Cleopatra: A Biography (Women in Antiquity)
“Few personalities from classical antiquity are more familiar yet more poorly grasped than Cleopatra VII (69–30 B.C.), queen of Egypt. The subject of a vast repertory of post-antique popular culture and also a significant figure in literature, art, and music, Cleopatra herself is surprisingly little known and generally misunderstood. Even in the years immediately after her death her memory was condemned by those who had defeated her, thus tainting the ancient sources.
Cleopatra VII was an accomplished diplomat, naval commander, administrator, linguist, and author, who skillfully managed her kingdom in the face of a deteriorating political situation and increasing Roman involvement. That she ultimately lost does not diminish her abilities.
Yet her persona in popular culture and the arts often overrides her real self, and even scholarly accounts of her career may rely on information from early modern drama and art or the movies, which are interesting and significant in their own right but of no relevance in understanding the queen herself.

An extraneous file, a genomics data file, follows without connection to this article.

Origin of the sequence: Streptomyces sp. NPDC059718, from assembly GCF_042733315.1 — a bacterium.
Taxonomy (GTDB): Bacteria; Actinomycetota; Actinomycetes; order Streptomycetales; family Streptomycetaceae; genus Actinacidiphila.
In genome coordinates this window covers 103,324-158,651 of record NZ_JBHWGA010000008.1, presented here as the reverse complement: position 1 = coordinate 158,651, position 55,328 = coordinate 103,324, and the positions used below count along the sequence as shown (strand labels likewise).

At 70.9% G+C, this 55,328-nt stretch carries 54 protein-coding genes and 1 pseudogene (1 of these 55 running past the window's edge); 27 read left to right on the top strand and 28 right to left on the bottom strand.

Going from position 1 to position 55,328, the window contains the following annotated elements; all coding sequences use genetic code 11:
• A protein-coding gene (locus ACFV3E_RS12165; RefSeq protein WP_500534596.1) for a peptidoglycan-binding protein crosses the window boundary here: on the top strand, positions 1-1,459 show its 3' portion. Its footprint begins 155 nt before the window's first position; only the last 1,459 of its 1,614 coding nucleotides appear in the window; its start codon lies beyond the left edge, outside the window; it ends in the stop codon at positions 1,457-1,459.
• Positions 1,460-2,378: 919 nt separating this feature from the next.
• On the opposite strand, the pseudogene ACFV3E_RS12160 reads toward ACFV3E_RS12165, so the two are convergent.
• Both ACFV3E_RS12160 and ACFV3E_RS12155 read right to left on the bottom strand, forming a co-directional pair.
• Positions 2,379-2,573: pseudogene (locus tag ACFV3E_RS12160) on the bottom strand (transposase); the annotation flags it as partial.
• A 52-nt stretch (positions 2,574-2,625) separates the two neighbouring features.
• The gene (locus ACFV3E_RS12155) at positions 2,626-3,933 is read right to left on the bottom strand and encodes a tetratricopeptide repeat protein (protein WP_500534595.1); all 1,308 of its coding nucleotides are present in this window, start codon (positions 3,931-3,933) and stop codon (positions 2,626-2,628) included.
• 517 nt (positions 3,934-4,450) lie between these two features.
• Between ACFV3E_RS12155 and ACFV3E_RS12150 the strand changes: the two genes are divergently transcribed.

Although she is the subject of an extensive bibliography, she can be unfairly represented as a person whose physical needs determined her political decisions. Some of the most unbiased evidence from her own era, the art and coinage produced while she was alive, is too frequently ignored.”
― Cleopatra: A Biography (Women in Antiquity), by Duane W. Roller